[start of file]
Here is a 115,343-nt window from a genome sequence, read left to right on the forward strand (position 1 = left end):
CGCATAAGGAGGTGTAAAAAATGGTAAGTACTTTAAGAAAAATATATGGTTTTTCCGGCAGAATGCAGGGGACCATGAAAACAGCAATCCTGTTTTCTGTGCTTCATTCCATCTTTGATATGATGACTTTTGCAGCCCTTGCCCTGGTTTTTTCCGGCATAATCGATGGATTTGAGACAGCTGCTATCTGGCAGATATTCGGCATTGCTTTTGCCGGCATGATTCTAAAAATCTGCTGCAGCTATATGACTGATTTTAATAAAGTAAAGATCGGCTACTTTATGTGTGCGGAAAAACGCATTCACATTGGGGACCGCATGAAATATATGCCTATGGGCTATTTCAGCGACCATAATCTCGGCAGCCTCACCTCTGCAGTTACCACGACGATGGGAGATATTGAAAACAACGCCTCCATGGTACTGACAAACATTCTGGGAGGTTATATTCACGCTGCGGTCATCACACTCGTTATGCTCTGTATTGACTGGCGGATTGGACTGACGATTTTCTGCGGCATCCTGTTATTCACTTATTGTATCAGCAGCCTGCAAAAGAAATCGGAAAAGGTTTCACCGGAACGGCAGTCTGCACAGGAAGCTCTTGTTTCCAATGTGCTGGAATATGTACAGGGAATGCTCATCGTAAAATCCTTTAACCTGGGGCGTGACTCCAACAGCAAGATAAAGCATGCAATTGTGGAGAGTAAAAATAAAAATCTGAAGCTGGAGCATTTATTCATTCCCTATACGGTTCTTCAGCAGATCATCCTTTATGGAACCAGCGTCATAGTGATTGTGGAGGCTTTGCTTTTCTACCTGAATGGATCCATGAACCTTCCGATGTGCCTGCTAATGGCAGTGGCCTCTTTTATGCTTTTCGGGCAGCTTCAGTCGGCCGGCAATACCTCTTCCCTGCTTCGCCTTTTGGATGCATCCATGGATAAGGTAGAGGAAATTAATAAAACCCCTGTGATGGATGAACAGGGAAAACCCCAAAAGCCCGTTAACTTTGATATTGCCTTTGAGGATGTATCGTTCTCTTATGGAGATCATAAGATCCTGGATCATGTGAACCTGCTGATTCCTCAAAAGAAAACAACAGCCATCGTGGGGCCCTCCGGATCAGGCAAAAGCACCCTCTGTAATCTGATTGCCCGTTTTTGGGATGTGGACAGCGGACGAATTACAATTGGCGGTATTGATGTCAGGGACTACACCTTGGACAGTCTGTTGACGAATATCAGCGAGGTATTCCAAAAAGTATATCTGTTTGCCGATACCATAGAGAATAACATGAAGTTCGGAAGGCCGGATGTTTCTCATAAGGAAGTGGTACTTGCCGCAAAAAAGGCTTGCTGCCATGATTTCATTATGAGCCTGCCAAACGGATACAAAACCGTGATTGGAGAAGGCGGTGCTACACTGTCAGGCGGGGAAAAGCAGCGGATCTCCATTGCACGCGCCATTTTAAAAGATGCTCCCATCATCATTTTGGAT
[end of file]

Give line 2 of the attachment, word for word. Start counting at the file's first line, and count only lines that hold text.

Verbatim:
CGCATAAGGAGGTGTAAAAAATGGTAAGTACTTTAAGAAAAATATATGGTTTTTCCGGCAGAATGCAGGGGACCATGAAAACAGCAATCCTGTTTTCTGTGCTTCATTCCATCTTTGATATGATGACTTTTGCAGCCCTTGCCCTGGTTTTTTCCGGCATAATCGATGGATTTGAGACAGCTGCTATCTGGCAGATATTCGGCATTGCTTTTGCCGGCATGATTCTAAAAATCTGCTGCAGCTATATGACTGATTTTAATAAAGTAAAGATCGGCTACTTTATGTGTGCGGAAAAACGCATTCACATTGGGGACCGCATGAAATATATGCCTATGGGCTATTTCAGCGACCATAATCTCGGCAGCCTCACCTCTGCAGTTACCACGACGATGGGAGATATTGAAAACAACGCCTCCATGGTACTGACAAACATTCTGGGAGGTTATATTCACGCTGCGGTCATCACACTCGTTATGCTCTGTATTGACTGGCGGATTGGACTGACGATTTTCTGCGGCATCCTGTTATTCACTTATTGTATCAGCAGCCTGCAAAAGAAATCGGAAAAGGTTTCACCGGAACGGCAGTCTGCACAGGAAGCTCTTGTTTCCAATGTGCTGGAATATGTACAGGGAATGCTCATCGTAAAATCCTTTAACCTGGGGCGTGACTCCAACAGCAAGATAAAGCATGCAATTGTGGAGAGTAAAAATAAAAATCTGAAGCTGGAGCATTTATTCATTCCCTATACGGTTCTTCAGCAGATCATCCTTTATGGAACCAGCGTCATAGTGATTGTGGAGGCTTTGCTTTTCTACCTGAATGGATCCATGAACCTTCCGATGTGCCTGCTAATGGCAGTGGCCTCTTTTATGCTTTTCGGGCAGCTTCAGTCGGCCGGCAATACCTCTTCCCTGCTTCGCCTTTTGGATGCATCCATGGATAAGGTAGAGGAAATTAATAAAACCCCTGTGATGGATGAACAGGGAAAACCCCAAAAGCCCGTTAACTTTGATATTGCCTTTGAGGATGTATCGTTCTCTTATGGAGATCATAAGATCCTGGATCATGTGAACCTGCTGATTCCTCAAAAGAAAACAACAGCCATCGTGGGGCCCTCCGGATCAGGCAAAAGCACCCTCTGTAATCTGATTGCCCGTTTTTGGGATGTGGACAGCGGACGAATTACAATTGGCGGTATTGATGTCAGGGACTACACCTTGGACAGTCTGTTGACGAATATCAGCGAGGTATTCCAAAAAGTATATCTGTTTGCCGATACCATAGAGAATAACATGAAGTTCGGAAGGCCGGATGTTTCTCATAAGGAAGTGGTACTTGCCGCAAAAAAGGCTTGCTGCCATGATTTCATTATGAGCCTGCCAAACGGATACAAAACCGTGATTGGAGAAGGCGGTGCTACACTGTCAGGCGGGGAAAAGCAGCGGATCTCCATTGCACGCGCCATTTTAAAAGATGCTCCCATCATCATTTTGGAT